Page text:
Hunt said the additional 21 volunteers from Sublette County who are currently taking the class to become Wyoming State certified began class at the beginning of November. “Every week they go over different sections of the task book,” he said. “We then email them a test that we grade. Every five or six weeks we have practical sessions. During this time we go over practical parts of what they’ve been reading. It’s a combination of hands on and reading text to prepare you for the test.” “Some of those taking the class are attempting to become Wyoming State Certified,” Hunt added. “We certainly encourage them to become Pro Board Certified as well.”

Volunteer firefighters taking the class include Kendall Valley Fire Department volunteers Christi Krause (FF), Antor Kolis( FF), Mark Weber (FFI), John Doak (FFI), Don Sell (FF), Joe Sampson (FFI), Jeff Piros (FFI), Shawn Piros (FFI), Jeff Debenport (FF), Jim Smith (FF), Dawn Perry (FF) and Kurt Krech (FF); Boulder Fire Department volunteer Rob Strong (FF); Bondurant Fire Department volunteer Eric Schneider (FFI); Big Piney/Marbleton Fire Department volunteers Mark Porter (FF), Marcy Setser(FF), Jake Porter (FF) and Adam Porter (FF); and Pinedale Fire Department volunteers Curt Esterholt (FF), Olissio Faverani (FF), Paul Knapp (FF), Darren Koon (FF) and Brent Thomas (FF).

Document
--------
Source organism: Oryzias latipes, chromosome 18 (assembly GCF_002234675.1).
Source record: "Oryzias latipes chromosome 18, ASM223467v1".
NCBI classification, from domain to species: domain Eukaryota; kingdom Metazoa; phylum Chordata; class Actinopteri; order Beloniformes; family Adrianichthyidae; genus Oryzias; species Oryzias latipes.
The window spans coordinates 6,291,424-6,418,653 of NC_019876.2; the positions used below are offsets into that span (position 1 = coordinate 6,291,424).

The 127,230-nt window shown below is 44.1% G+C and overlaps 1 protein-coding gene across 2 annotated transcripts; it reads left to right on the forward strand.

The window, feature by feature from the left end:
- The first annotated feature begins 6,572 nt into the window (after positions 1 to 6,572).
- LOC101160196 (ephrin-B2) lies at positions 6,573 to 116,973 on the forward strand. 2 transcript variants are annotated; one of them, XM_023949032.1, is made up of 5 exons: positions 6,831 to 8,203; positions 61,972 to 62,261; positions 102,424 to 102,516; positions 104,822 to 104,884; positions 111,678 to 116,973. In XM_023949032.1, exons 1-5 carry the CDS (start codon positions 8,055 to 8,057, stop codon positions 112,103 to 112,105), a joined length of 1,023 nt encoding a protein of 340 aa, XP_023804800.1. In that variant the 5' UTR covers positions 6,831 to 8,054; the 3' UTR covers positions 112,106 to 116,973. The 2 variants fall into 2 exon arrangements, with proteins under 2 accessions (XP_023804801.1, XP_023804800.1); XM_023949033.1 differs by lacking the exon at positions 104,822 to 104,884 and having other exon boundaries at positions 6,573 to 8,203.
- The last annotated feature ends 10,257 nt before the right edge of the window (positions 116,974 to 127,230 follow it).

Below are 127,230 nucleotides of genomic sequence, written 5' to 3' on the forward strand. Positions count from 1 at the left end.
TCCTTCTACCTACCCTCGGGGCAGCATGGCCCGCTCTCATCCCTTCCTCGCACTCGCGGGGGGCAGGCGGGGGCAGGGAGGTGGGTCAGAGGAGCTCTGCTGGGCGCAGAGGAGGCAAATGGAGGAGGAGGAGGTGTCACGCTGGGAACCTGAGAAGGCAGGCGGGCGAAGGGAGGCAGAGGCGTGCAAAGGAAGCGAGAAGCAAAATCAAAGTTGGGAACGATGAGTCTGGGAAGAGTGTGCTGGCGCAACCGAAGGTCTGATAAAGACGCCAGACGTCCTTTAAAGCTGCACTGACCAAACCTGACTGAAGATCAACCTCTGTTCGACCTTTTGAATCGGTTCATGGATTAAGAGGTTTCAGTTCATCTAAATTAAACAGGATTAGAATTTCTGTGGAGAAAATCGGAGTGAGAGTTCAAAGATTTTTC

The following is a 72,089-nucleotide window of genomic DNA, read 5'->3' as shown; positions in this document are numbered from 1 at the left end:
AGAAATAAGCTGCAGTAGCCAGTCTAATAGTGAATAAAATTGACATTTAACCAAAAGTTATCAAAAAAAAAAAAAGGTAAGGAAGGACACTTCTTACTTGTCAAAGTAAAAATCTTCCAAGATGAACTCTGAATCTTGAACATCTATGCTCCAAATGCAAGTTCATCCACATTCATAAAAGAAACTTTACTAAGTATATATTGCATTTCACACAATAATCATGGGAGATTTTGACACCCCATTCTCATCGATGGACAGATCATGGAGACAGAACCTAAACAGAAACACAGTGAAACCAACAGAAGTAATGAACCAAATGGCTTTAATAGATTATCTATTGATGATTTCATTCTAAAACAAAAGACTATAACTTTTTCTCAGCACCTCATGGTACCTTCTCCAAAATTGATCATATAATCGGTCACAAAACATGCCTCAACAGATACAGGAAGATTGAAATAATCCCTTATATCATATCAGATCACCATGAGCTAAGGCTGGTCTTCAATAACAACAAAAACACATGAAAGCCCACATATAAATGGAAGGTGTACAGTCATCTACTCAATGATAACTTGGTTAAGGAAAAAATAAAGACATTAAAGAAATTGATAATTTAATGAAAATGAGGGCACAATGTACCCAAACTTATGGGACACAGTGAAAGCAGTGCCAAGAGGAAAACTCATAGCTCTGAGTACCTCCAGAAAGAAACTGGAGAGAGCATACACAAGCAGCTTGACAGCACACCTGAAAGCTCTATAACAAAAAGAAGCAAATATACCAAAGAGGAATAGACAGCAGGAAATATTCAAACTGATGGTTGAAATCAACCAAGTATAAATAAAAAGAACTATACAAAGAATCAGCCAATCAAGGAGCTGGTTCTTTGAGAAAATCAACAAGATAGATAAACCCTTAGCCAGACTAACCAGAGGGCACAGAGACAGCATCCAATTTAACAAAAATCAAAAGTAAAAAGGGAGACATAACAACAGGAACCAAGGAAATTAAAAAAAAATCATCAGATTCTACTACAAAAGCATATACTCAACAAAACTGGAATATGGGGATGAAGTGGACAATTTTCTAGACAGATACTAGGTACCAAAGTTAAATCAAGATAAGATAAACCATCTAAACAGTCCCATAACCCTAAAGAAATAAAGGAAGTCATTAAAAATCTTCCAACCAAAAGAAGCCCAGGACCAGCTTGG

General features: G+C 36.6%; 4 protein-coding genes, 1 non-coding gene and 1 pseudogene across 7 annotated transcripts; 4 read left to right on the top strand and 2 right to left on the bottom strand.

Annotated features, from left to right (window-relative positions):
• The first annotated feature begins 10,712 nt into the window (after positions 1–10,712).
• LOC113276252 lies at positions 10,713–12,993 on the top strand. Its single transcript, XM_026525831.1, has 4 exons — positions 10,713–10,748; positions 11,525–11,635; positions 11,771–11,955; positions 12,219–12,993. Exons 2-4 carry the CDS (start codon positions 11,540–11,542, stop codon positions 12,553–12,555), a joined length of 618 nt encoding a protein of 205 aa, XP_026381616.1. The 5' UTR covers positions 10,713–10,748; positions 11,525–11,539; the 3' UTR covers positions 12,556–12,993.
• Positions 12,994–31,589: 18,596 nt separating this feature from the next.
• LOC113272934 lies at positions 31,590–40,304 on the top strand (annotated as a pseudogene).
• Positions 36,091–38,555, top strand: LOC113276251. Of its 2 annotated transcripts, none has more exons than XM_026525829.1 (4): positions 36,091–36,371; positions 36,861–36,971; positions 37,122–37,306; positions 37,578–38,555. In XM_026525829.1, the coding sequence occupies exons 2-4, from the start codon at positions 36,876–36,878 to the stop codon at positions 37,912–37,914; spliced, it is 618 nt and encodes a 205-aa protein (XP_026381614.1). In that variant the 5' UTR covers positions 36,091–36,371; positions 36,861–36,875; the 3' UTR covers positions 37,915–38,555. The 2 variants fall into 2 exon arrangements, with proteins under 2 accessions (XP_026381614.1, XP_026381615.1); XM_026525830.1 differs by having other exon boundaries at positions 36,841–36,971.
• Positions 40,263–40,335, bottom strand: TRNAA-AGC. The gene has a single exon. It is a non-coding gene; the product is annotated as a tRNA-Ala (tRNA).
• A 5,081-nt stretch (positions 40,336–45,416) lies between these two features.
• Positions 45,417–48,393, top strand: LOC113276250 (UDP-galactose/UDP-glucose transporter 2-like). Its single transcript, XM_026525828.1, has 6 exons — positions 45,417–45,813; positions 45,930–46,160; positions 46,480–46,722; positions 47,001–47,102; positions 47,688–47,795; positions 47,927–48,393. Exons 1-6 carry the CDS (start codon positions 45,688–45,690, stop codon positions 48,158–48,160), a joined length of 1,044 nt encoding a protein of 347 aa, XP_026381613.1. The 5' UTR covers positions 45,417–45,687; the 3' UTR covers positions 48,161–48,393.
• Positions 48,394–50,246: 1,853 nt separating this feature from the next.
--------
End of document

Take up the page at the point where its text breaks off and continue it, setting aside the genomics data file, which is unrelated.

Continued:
Hunt mentioned that Schneider was the first firefighter in Sublette County to become Pro BoardC ertified.

Hunt wanted to thank a number of people and departments, including the Wyoming Department of Fire Prevention and Electrical Safety (WDFPES), which governs fire departments across the state of Wyoming. He also wanted to thank Wyoming State Instructor Ken Metzler, Wyoming State Instructor Shad Cooper, Administrative Specialist for training Vonda Huish as well as Certification Coordinator Rita Lee, all of who are with the WDFPES.

“I also want to thank the people who went and did this,” Hunt said. “They did it on their own time. If you see these guys around, give them an ‘atta boy.’”

Sublette County’s firefighting services are provided by a network of highly trained volunteers operating out of six fire departments in Pinedale, Big Piney/Marbleton, Daniel, Bondurant, Boulder and Kendall Valley. These men and women contribute significant amounts of their personal time for regular training. They go out on calls for house and chimney fires, vehicle accidents and fires, range and forest fires. They are always looking for new members to join the department. Anyone interested in finding out more about the volunteer fire department in their area can contact any of these fire chiefs:

Pinedale: Alvin Mitchell, 367-3550
Big Piney/Marbleton: John Ball, 276-3409
Bondurant: Richard Thomas, 733-2180
Boulder: John Blaha, 537-5454
Daniel: Ben Franklin, 859-8400
Kendall Valley: Festus Krause, 367-6842

Dawn Ballou, Pinedale Online! contributed to this article.

Photo credits:  Sublette County Fire Board, Sublette County Fire Board